With growing religious intolerance in Bangladesh, is the country heading for the same path as Pakistan, asks Raza Rumi?
The brutal, cowardly murder of freethinker Avijit Roy on the streets of Dhaka is a reflection of embedded intolerance in many Muslim societies. Bangladesh, despite its secular credentials, is no exception.
On February 26, Roy was hacked to death by extremists with machetes, while his hapless wife, Rafida Bonya Ahmed, was also injured. Whatâ€™s even more shocking was the fact that a good number of people witnessed the crime but did not intervene. Many were taping the violence on cellphones. Worse, according to media reports, the attack took place near a police check-post, erected for traffic control.
This incident left me deeply disturbed. As someone who was also subjected to (missed) bullets in 2014, Royâ€™s murder brought back memories of my close brush with death, subsequent exile and the fear of returning to my own country, Pakistan. Like Roy and many others, Islamist extremists found my views unacceptable to the extent that physical elimination was the only answer. I miraculously escaped the assassination attempt, but my driver was killed and another companion was injured.
While a few gunmen were arrested, the trial lingers on. But from my experience as an analyst, Pakistani courts seldom punish attackers, and the masterminds are never apprehended or brought to book.
I had never met Roy, but I was aware of his powerful work. It is not easy to profess atheism when you belong to a Muslim country. Roy lived in the United States and ran a blog called Mukto Mona, (free mind), and he was vocal in opposing religious bigotry and intolerance. While he remained in the relatively safer climes of the US, he was still part of the discourse in Bangladesh, and this is why he was a threat to Islamist extremists.
He received regular threats on social media â€” an irony of the ostensibly postmodern 21st century. The online store that sold Royâ€™s books was also harassed, and later it stoppedÂ displaying them altogether. In 2014, an Islamist said that Roy would be killed when he returned to his native country.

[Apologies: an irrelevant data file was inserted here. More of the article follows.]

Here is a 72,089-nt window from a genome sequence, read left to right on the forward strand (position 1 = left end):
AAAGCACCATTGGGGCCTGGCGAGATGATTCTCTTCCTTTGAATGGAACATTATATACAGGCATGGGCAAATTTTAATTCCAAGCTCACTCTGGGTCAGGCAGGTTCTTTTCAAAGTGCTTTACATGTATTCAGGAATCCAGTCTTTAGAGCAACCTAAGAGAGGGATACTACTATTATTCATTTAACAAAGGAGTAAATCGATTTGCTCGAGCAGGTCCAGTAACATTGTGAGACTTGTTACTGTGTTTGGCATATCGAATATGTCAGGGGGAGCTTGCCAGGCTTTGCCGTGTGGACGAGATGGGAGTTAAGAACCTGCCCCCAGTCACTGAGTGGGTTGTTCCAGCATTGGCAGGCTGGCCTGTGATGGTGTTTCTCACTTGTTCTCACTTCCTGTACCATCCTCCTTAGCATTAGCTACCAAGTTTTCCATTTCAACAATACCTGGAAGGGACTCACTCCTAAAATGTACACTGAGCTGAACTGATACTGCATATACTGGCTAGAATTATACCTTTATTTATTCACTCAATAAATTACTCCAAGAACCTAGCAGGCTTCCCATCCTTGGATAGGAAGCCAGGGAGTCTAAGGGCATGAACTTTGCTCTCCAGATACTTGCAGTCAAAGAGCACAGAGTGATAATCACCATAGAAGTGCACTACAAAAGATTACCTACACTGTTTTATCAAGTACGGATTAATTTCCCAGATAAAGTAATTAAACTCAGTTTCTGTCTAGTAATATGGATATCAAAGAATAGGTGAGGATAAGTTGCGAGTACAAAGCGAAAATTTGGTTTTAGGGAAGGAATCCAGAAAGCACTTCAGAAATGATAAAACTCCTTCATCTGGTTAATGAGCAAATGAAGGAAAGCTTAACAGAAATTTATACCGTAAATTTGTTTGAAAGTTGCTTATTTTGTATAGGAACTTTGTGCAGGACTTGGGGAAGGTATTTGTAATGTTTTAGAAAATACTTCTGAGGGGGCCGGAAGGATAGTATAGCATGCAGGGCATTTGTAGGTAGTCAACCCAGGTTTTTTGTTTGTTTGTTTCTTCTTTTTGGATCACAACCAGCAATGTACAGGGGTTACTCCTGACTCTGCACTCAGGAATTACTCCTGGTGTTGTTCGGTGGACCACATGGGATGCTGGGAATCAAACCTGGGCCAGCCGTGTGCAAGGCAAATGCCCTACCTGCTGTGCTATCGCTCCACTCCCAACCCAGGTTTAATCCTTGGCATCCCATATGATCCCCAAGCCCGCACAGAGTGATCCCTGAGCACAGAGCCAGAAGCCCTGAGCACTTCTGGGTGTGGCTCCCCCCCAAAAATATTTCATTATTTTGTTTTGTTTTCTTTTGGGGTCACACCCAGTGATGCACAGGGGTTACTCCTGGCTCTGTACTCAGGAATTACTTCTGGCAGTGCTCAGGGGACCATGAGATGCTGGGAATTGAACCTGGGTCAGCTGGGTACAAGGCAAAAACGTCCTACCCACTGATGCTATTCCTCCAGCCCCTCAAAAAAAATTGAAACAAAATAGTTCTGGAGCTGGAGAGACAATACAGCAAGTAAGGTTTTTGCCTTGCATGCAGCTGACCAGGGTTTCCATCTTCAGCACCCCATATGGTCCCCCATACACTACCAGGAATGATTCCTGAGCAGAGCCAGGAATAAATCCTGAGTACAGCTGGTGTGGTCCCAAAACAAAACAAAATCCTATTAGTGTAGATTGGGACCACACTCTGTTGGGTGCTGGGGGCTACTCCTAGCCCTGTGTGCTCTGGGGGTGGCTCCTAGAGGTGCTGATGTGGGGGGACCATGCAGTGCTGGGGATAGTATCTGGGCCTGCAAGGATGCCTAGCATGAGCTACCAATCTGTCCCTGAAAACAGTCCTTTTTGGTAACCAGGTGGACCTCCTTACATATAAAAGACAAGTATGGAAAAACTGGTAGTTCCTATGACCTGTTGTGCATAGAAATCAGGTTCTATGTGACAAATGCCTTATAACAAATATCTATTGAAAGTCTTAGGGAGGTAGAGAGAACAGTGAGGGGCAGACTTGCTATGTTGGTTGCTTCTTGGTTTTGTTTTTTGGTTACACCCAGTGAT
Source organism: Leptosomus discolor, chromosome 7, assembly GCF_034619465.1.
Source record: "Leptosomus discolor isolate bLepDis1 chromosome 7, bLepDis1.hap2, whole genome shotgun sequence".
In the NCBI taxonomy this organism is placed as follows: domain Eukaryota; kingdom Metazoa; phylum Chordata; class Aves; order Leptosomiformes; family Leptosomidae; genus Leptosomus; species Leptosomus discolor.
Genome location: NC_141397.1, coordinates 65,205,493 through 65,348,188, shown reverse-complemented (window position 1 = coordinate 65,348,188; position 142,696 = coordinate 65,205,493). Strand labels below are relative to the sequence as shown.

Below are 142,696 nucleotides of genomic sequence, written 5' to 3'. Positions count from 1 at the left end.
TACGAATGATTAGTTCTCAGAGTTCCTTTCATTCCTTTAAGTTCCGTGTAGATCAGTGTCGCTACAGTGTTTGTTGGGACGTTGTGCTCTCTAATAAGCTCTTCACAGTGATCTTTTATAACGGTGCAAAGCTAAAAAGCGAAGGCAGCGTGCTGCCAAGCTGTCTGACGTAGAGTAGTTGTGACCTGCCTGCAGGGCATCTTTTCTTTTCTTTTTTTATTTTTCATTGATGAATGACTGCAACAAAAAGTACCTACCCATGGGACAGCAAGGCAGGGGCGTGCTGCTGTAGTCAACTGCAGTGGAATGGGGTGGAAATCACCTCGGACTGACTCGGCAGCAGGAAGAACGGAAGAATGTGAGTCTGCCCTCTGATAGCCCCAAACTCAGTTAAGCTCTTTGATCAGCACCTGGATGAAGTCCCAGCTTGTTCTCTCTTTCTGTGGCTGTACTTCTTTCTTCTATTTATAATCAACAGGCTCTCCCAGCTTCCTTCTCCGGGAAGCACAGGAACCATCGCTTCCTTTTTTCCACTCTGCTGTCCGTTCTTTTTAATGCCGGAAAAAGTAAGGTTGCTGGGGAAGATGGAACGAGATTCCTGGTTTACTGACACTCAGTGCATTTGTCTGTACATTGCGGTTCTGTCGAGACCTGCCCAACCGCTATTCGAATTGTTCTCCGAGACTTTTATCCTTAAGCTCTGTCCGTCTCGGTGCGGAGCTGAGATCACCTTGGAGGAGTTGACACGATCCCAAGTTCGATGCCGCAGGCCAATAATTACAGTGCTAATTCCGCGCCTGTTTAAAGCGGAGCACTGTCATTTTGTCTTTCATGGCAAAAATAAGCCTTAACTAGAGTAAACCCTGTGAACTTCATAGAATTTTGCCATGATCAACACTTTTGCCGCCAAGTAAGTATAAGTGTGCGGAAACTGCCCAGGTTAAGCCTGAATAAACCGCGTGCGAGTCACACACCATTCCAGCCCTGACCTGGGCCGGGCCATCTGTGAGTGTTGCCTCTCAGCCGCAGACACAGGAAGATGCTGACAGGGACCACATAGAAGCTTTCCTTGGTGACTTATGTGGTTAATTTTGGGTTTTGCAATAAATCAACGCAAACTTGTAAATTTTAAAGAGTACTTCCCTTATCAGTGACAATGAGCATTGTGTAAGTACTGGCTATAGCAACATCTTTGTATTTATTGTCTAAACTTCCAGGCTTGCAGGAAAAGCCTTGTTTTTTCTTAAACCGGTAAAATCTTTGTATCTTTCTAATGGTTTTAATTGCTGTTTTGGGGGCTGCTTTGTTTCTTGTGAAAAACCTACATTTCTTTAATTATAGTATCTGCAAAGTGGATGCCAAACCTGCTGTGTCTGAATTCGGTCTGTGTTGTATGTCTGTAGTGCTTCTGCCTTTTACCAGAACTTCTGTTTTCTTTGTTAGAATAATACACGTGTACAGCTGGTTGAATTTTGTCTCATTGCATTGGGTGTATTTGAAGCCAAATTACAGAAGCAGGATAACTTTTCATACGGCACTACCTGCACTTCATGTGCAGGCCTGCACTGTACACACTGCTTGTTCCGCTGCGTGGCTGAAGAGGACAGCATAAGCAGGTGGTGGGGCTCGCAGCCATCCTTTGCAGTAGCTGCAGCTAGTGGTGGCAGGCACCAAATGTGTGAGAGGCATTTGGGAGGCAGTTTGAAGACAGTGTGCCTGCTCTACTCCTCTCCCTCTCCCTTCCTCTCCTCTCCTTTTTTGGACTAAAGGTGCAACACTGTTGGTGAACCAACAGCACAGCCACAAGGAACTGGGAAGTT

So the doomed blogger had gone back to Bangladesh for his book promotion when extremists found the right opportunity to attack and kill him. His latest book, Bishwasher VirusÂ (The Virus of Faith), says it all.
One can disagree with the approach that some atheists take to matters of faith, but it is utterly disconcerting to note that the space for such ideas is shrinking in Muslim countries. And Bangladesh is no Saudi Arabia or even Pakistan. Its liberation in 1971 from Pakistan was an act of defiance to preserve the political and cultural rights that the so-called Islamic Republic of Pakistan was trying to suppress. For Bangladesh to become more like Pakistan is even more tragic.
In addition to Bishwasher Virus, Roy was also promoting his book, Shunno Theke Moha BishwoÂ (From Vacuum to Universe),Â at the Immortal 21stÂ Book Fair held each year in late February. The date of the festival coincides with an important period of Bangladeshâ€™s secular history, when students were killed by security forces for demanding equal rights for the Bengali language. At that time, Pakistan had tried to impose Urdu as a national language on East Pakistan, which later became Bangladesh in the war of 1971.
Four days after the murder, Bangladeshi authorities arrested a radical Islamist named Farabi Shafiur Rahman, who had threatened Roy on Facebook. The countryâ€™s elite Rapid Action Battalion says that Rahman is affiliated with the banned pan-Islamist outfit Hizb ut-Tahrir. According to police, Rahman had written: â€śAvijit Roy lives in America. So itâ€™s not possible to kill him at this moment. But when heâ€™ll return to the country, heâ€™ll be murdered.â€ť